Nikon COOLPIX S33 vs Canon PowerShot D30 vs COOLPIX AW130 quality results
To compare real-life performance, I shot this scene with the Nikon COOLPIX S33, the Canon PowerShot D30 and the Nikon COOLPIX AW130 within a few moments of each other, using their best quality JPEG settings and at their base sensitivity settings. For this test the cameras were mounted on a tripod and image stabilisation was disabled. The cameras were zoomed in to provide the same field of view, the ISO sensitivity was manually set to the lowest available setting and Auto mode was selected for the exposure. On the COOLPIX S33 the ISO sensitivity can’t be set manually and the camera selected 125 ISO. All other settings were left on the defaults.
The COOLPIX S33 gets off to a pretty good start with a crop from the edge of the frame that has plenty of detail and well defined edges. The second crop from closer to the middle is also pretty good – the window frames of the houses in the middle distance are clearly defined, though you can’t see too much detal in the stonework of the tower or the roofs in the bottom part of the crop.
The third crop is also from close to the centre of the frame, but this time there’s a lot less detail and what there is looks a bit clumpy. There’s no detail in the church clock – it looks like a flat disc – and the foreground buildings and harbour in the background are similarly impressionistic. Finally, in the last crop from the right hand edge of the frame the lighthouse sitting on its small island is a little burry and ill-defined.
So a bit of a mixed result from the COOLPIX S33; it looks like the lens is performing well, but the sensor is struggling to resolve the finer detail in the scene. The COOLPIX S33’s 13 Megapixel 1/3.1 inch sensor is physically smaller than the 1/2.3in sensors employed in the other two models. With the same number of photo sites packed into a smaller physical area, you wouldn’t expect the image quality to be quite as good, and it isn’t.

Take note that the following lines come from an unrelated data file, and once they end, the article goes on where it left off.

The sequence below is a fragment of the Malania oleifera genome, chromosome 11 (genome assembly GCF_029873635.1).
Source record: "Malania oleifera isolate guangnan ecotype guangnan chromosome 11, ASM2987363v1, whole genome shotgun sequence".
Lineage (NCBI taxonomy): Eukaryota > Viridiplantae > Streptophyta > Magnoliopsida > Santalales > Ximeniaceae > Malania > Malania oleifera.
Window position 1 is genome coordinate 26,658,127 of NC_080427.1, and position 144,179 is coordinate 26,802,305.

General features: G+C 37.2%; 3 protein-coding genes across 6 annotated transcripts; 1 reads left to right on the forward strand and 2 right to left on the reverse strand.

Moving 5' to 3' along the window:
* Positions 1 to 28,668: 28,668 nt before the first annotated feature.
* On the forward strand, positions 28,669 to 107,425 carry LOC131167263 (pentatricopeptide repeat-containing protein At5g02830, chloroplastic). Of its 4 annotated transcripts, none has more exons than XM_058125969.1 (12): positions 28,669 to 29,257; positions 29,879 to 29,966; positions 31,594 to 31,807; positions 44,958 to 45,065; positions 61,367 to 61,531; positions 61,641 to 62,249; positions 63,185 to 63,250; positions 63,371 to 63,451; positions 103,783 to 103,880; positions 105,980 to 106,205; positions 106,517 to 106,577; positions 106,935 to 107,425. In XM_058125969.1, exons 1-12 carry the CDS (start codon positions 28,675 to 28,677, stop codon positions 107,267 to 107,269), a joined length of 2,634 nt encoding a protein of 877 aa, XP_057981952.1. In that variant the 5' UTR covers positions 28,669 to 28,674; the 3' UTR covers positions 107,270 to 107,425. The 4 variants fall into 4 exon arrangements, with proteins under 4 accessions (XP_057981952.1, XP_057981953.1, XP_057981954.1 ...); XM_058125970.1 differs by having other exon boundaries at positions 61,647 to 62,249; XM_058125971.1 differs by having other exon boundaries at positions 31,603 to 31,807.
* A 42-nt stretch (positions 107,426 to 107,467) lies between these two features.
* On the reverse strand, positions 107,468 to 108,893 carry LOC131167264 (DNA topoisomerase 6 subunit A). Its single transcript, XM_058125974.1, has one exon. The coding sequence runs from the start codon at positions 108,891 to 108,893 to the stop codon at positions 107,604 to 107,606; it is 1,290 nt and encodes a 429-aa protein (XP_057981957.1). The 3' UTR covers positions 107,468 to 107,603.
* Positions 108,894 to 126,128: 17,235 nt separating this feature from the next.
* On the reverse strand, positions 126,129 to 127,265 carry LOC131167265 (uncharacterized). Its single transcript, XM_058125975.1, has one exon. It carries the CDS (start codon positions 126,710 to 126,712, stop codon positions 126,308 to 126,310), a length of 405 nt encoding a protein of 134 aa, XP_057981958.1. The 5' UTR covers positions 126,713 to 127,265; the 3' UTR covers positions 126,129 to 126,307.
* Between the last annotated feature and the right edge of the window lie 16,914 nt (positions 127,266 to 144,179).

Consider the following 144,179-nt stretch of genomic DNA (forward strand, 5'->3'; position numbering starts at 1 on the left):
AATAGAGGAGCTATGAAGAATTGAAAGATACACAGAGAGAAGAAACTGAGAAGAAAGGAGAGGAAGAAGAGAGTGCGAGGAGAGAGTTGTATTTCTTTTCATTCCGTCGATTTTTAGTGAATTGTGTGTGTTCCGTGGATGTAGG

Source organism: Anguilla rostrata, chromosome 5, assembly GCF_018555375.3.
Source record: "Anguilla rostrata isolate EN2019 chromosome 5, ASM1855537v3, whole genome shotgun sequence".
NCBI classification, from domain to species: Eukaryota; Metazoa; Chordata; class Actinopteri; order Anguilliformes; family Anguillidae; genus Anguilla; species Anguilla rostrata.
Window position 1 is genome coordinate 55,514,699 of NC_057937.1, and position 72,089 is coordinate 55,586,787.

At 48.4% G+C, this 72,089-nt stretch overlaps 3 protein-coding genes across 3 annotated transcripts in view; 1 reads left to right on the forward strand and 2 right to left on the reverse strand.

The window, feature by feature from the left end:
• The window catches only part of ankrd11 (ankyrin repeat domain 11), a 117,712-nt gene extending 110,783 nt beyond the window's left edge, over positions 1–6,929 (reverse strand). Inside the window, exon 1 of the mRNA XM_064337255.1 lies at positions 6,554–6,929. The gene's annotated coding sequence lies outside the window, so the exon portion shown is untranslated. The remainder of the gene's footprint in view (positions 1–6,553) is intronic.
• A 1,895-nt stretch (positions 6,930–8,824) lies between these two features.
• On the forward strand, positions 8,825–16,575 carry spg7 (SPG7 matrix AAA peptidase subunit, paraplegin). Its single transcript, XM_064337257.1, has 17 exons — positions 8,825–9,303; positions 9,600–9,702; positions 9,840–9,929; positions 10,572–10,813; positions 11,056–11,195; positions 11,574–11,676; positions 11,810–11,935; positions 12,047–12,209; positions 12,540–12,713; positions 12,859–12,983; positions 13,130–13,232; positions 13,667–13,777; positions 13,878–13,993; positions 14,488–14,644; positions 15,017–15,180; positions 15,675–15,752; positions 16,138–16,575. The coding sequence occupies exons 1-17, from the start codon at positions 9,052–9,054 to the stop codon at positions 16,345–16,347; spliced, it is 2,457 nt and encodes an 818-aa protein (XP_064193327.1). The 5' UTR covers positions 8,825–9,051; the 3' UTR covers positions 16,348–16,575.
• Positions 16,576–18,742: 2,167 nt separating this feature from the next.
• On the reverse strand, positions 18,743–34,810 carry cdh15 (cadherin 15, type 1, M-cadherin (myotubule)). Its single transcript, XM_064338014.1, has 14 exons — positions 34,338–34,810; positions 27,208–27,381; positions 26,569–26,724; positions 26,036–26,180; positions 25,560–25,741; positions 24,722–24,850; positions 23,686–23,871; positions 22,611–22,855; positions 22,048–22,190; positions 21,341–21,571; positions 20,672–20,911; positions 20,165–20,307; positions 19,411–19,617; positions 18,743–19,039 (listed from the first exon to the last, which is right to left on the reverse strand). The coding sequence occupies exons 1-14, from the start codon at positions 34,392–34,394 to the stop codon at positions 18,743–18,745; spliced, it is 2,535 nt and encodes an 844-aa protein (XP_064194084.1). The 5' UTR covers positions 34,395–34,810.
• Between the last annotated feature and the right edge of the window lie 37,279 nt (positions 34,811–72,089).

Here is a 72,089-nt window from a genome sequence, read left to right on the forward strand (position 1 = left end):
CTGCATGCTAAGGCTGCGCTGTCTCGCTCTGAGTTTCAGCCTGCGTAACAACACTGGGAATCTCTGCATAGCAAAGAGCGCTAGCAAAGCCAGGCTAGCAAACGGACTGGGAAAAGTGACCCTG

One final thing I should point out is that the Nikon COOLPIX AW130 has a 16 Megapixel sensor which would ordinarily produce crops with a smaller area and bigger detail than the Canon D30, but I slightly under-zoomed the AW130 to 26mm producing a wider field of view which has effectively compensated and produced equivalent sized crops.
Nikon COOLPIX S33 vs Canon PowerShot D30 vs COOLPIX AW130 noise results
To compare noise levels under real-life conditions, I shot this scene with the Nikon COOLPIX S33, the Canon PowerShot D30 and the Nikon COOLPIX AW130 within a few moments of each other at each of their ISO settings. All three cameras were set to their best quality JPEG modes and mounted on a tripod and stabilisation was disabled.
The cameras were zoomed in to provide the same field of view, the ISO sensitivity was manually set to the lowest available setting and Auto mode was selected for the exposure.
The Nikon COOLPIX S33 doesn’t provide manual selection of the ISO sensitivity and for the test scene selected an exposure of 1/25 at f3.3 at 400 ISO. Consequently only a 400 ISO crop is available for comparison.
With the sensitivity manually set to 100 ISO the Canon D30 set an exposure of 1/5 at f3.9 and at 125 ISO the COOLPIX AW130 selected 1/6 at f4.2. The crop below is selected from the area marked in red above.
With only one crop to look at all we can definitely say about the COOLPIX S33 is that it produces slightly noisier images at 400 ISO than either the Canon PowerShot D30 or the Nikon COOLPIX AW130. But the COOLPIX S33 400 ISO crop isn’t nearly as noisy as the 800 ISO crops from the other two models, I’d say it’s somewhere in between.
That’s no surprise as the COOLPIX S33’s 13 Megapixel 1/3.1 inch sensor is physically smaller than the 1/2.3in sensors employed in the other two models. With the same number of photo sites packed into a smaller physical area, you would expect images shot at the same ISO sensitivity to be slightly noisier, and they are.
Setting the ISO sensitivity automatically makes things a lot simpler, it’s one less thing to worry about, a trade off between ease of use and control. With the Canon D30 or Nikon AW130, as long as you have a tripod (or a pew to rest the camera on) you can manually set a lower ISO and the camera will choose a longer exposure resulting in a better quality image – compare the 100 ISO crop from the D30 with the 400 ISO one from the S33 and you’ll see the advantage.
It’s also worth noting that the more expensive models have higher sensitivity settings, the Canon D30 goes up to 3200 ISO and the COOLPIX AW130 to 6400 ISO, though the quality at these settings is very noisy. More usefully, both those models have optical image stabilisation, which allows them to shoot at slower shutter speeds than the S33 and still get sharp pictures. So if you were shooting hand-held in the church here the D30 and AW130 could produce a less noisy photo at a lower ISO setting than the S33.
But I think it’s fair to say that most COOLPIX S33 owners would be happy with the 400 ISO shot, given that all they have to do is point and shoot.